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Changes in hours worked, 1950?2000

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  • Ellen R. McGrattan
  • Richard Rogerson

Abstract

This article describes changes in the number of average weekly hours of market work per person in the United States since World War II. Overall, this number has been roughly constant; for various groups, however, it has shifted dramatically - from males to females, from older people to younger people, and from single- to married-person households. The article provides a detailed look at how the lifetime pattern of work hours has changed since 1950 for different demographic groups. This article also documents several factors that lead to the reallocation of hours worked across groups: increases in relative wages of females to males; technological innovations that shift female labor from the home to the market; increases in Social Security benefits to retired workers; and changes in family structure. The data presented are based on those collected by the U.S. Bureau of the Census during the 1950?2000 decennial censuses.

Suggested Citation

  • Ellen R. McGrattan & Richard Rogerson, 2004. "Changes in hours worked, 1950?2000," Quarterly Review, Federal Reserve Bank of Minneapolis, issue Jul, pages 14-33.
  • Handle: RePEc:fip:fedmqr:y:2004:i:jul:p:14-33:n:v.28no.1
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    References listed on IDEAS

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    1. Fernández, Raquel & Fogli, Alessandra & Olivetti, Claudia, 2002. "Marrying Your Mom: Preference Transmission and Women's Labour and Education Choices," CEPR Discussion Papers 3592, C.E.P.R. Discussion Papers.
    2. repec:ucp:bknber:9780226304557 is not listed on IDEAS
    3. Larry E. JONES & Rodolfo E. MANUELLI & Ellen R. McGRATTAN, 2015. "Why Are Married Women Working so much ?," JODE - Journal of Demographic Economics, Cambridge University Press, vol. 81(1), pages 75-114, March.
    4. Goldin, Claudia, 1992. "Understanding the Gender Gap: An Economic History of American Women," OUP Catalogue, Oxford University Press, number 9780195072709.
    5. Jeremy Greenwood & Ananth Seshadri & Mehmet Yorukoglu, 2005. "Engines of Liberation," Review of Economic Studies, Oxford University Press, vol. 72(1), pages 109-133.
    6. Claudia Olivetti, 2006. "Changes in Women's Hours of Market Work: The Role of Returns to Experience," Review of Economic Dynamics, Elsevier for the Society for Economic Dynamics, vol. 9(4), pages 557-587, October.
    7. Killingsworth, Mark R. & Heckman, James J., 1987. "Female labor supply: A survey," Handbook of Labor Economics,in: O. Ashenfelter & R. Layard (ed.), Handbook of Labor Economics, edition 1, volume 1, chapter 2, pages 103-204 Elsevier.
    8. Claudia Goldin & Lawrence F. Katz, 2002. "The Power of the Pill: Oral Contraceptives and Women's Career and Marriage Decisions," Journal of Political Economy, University of Chicago Press, vol. 110(4), pages 730-770, August.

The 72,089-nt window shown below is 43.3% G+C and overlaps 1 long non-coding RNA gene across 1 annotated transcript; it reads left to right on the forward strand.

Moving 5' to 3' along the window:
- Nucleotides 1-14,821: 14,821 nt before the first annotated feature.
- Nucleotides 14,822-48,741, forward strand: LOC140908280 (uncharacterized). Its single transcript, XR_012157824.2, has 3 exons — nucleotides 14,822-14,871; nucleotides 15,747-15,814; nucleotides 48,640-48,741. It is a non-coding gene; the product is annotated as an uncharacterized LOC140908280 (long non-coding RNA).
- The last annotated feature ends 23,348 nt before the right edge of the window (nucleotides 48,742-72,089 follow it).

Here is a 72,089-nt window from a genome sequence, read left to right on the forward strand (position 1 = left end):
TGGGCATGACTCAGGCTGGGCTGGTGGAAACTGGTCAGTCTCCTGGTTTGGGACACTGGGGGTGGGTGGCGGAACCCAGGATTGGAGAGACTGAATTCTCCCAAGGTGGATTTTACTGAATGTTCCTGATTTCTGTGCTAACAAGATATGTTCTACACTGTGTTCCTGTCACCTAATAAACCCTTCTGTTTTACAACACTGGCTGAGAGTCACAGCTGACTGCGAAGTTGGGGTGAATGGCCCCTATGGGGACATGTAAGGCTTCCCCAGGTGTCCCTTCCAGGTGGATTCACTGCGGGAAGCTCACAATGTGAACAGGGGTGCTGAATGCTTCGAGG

9. Robin L. Lumsdaine & James H. Stock & David A. Wise, 1996. "Retirement Incentives: The Interaction between Employer-Provided Pensions, Social Security, and Retiree Health Benefits," NBER Chapters,in: The Economic Effects of Aging in the United States and Japan, pages 261-293 National Bureau of Economic Research, Inc.
    10. Smith, James P & Ward, Michael P, 1985. "Time-Series Growth in the Female Labor Force," Journal of Labor Economics, University of Chicago Press, vol. 3(1), pages 59-90, January.
    11. Ellen R. McGrattan & Richard Rogerson, 1998. "Changes in hours worked since 1950," Quarterly Review, Federal Reserve Bank of Minneapolis, issue Win, pages 2-19.
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    Citations

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    Cited by:

    1. Mathias Trabandt & Harald Uhlig, 2006. "How Far Are We From The Slippery Slope? The Laffer Curve Revisited," SFB 649 Discussion Papers SFB649DP2006-023, Sonderforschungsbereich 649, Humboldt University, Berlin, Germany.
    2. Cassou, Steven P. & Gorostiaga, Arantza & Uribe-Zubiaga, Iker, 2013. "Policy effects of the elasticity of substitution across labor types in life cycle models," Economic Modelling, Elsevier, vol. 35(C), pages 59-70.
    3. Alexander Ludwig & Thomas Schelkle & Edgar Vogel, 2012. "Demographic Change, Human Capital and Welfare," Review of Economic Dynamics, Elsevier for the Society for Economic Dynamics, vol. 15(1), pages 94-107, January.
    4. Karen A. Kopecky, 2011. "The Trend In Retirement," International Economic Review, Department of Economics, University of Pennsylvania and Osaka University Institute of Social and Economic Research Association, vol. 52(2), pages 287-316, May.
    5. Diego Restuccia & Guillaume Vandenbroucke, 2014. "Explaining Educational Attainment across Countries and over Time," Review of Economic Dynamics, Elsevier for the Society for Economic Dynamics, vol. 17(4), pages 824-841, October.
    6. Trabandt, Mathias & Uhlig, Harald, 2011. "The Laffer curve revisited," Journal of Monetary Economics, Elsevier, vol. 58(4), pages 305-327.
    7. Heijdra, Ben J. & Mierau, Jochen O., 2012. "The individual life-cycle, annuity market imperfections and economic growth," Journal of Economic Dynamics and Control, Elsevier, vol. 36(6), pages 876-890.
    8. Ben Malin, 2006. "Lower-Frequency Macroeconomic Fluctuations: Living Standards and Leisure," 2006 Meeting Papers 752, Society for Economic Dynamics.
    9. repec:eee:dyncon:v:86:y:2018:i:c:p:144-164 is not listed on IDEAS
    10. Alonso-Ortiz, Jorge, 2013. "Taxes, Transfers and the Macroeconomy," MPRA Paper 49569, University Library of Munich, Germany.

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    Keywords

    Workweek;

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